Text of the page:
Royal wedding celebrations hit factory output


Britain's factory output slumped in April as workers downed tools to enjoy the royal wedding and an extra day's holiday, while production was also hit by the disruption to supply chains from Japan's earthquake, according to the UK Telegraph.

Some UK companies shut down totally over the 11-day stretch running into the start of May, which included just three working days.

These “one-off” factors helped manufacturing output suffer its biggest monthly fall in more than two years, the Office for National Statistics (ONS) said.

However, the size of the decline raised fears that the resurgent manufacturing sector is seeing an underlying slowdown as demand weakens locally and abroad.

UK manufacturing output was down 1.5pc on the previous month, its sharpest drop since January 2009. A wider measure of industrial output, which includes more volatile elements such as mining and utilities, was down 1.7pc month-on-month.

"It is difficult to interpret the current underlying trend in the sector from these figures, but there is plenty of evidence that growth is continuing to moderate," said Hetal Mehta, UK economist at Daiwa Capital. "We certainly do not expect manufacturing to make as big a contribution to GDP (gross domestic product) growth in Q2 as in Q1."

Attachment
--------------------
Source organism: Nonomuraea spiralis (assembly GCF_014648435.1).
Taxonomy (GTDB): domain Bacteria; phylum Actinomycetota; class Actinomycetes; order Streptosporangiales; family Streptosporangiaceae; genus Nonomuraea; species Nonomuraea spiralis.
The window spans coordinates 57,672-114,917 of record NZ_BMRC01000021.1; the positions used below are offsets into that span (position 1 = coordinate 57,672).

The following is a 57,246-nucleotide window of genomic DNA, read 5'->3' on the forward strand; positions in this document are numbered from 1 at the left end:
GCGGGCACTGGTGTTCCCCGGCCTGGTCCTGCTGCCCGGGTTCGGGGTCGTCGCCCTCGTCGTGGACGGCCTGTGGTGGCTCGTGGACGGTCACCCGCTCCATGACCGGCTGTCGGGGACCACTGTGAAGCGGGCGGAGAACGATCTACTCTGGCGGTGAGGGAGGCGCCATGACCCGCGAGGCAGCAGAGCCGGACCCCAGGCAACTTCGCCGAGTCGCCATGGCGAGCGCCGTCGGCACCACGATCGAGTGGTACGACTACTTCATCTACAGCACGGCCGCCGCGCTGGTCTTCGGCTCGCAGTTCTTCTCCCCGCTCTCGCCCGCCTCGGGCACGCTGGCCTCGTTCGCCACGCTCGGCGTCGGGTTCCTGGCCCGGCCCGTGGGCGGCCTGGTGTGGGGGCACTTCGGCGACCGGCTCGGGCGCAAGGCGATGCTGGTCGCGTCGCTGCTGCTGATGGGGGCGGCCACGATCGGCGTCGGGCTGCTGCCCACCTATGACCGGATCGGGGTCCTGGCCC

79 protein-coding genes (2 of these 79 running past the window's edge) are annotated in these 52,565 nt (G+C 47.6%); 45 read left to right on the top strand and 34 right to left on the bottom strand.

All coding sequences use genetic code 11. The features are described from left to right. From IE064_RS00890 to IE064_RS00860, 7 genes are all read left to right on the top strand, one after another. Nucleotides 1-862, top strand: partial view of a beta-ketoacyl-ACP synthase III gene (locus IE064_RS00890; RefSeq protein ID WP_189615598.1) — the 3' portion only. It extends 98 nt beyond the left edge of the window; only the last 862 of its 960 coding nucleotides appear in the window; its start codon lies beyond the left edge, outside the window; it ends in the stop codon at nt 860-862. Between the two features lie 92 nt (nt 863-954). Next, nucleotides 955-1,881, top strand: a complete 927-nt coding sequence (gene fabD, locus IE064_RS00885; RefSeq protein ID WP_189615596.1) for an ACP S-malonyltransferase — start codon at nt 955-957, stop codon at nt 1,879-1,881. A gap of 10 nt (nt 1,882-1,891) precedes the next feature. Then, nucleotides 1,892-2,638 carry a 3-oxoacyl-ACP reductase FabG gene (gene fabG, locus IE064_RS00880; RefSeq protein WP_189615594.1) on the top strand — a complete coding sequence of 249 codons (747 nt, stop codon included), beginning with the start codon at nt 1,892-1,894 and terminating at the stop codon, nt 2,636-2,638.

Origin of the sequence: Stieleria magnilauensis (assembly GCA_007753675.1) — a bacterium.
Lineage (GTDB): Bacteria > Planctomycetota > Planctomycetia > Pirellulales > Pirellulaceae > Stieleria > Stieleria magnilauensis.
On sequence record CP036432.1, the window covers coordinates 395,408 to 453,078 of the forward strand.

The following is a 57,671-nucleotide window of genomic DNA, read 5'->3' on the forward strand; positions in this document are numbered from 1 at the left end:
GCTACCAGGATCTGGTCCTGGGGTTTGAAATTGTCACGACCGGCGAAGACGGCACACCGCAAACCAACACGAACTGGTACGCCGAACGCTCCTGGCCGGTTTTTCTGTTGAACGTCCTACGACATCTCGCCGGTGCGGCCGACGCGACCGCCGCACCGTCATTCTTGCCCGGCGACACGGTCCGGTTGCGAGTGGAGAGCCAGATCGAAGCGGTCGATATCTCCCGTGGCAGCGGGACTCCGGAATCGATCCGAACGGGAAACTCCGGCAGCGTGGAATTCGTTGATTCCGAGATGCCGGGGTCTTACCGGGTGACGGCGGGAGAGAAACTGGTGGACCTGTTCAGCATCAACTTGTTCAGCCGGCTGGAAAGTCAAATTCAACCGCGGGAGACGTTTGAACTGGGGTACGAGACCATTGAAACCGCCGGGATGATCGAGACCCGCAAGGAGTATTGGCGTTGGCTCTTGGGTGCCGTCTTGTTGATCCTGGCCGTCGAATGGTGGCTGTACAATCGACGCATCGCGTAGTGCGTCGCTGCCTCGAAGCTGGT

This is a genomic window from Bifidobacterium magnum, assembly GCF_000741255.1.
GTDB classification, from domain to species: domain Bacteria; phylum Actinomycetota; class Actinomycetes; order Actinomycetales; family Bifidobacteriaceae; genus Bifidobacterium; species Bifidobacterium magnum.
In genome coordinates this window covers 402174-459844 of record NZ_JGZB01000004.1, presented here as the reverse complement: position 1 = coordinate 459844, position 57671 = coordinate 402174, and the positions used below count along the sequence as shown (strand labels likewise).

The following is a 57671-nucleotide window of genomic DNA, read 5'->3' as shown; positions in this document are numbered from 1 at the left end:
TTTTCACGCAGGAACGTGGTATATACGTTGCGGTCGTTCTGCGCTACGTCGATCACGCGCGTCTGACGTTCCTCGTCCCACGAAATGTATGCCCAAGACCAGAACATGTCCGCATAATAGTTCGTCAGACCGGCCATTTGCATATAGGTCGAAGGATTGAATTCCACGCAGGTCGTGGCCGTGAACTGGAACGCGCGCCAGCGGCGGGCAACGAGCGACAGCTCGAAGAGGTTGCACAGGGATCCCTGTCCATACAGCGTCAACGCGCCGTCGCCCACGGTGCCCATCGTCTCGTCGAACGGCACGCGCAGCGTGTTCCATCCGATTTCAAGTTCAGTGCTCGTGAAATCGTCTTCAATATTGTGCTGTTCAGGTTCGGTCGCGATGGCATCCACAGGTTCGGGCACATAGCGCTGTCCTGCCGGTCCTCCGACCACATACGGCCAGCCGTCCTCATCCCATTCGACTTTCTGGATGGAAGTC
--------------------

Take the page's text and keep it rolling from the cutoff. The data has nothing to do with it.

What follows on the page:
Related news & editorials

  1. 18.07.2018
    by      In
    3D printing with metals is affecting the way manufacturing occurs, and Australian distributor Raymax Applications reckons this is amply demonstrated by the application of SLM Solutions machines in metal manufacturing processes.
    SLM Solutions Group recently released its fourth generation 280 system... Read More
  2. 16.03.2018
    by      In
    In the 1960s, as much as a quarter of Australia’s workforce was employed in the manufacturing sector, and the industry fuelled 25% of the nation’s economy, according to the Productivity Commission. Half a century on, the closure of Toyota, Ford and then General Motors in October 2017 seemed to... Read More
  3. 24.01.2018
    by      In
    According to Southern Cross CEO, Mark Ferguson, if Australian industry really wants to get serious about saving energy then it needs to take a close look at ‘two-stage’, air compressor technology. As energy costs continue to outstrip other business input expenses it is critical, more than ever... Read More
  4. Martin Chappell
    by      In
    With Australia’s manufacturing industry strengthening, leaders and heads of IT are weighing up which new technologies they should implement to gain a competitive edge. Martin Chappell from Motorola Solutions explains how a simpler and more focused use of data can be the best approach.
    Australia’s... Read More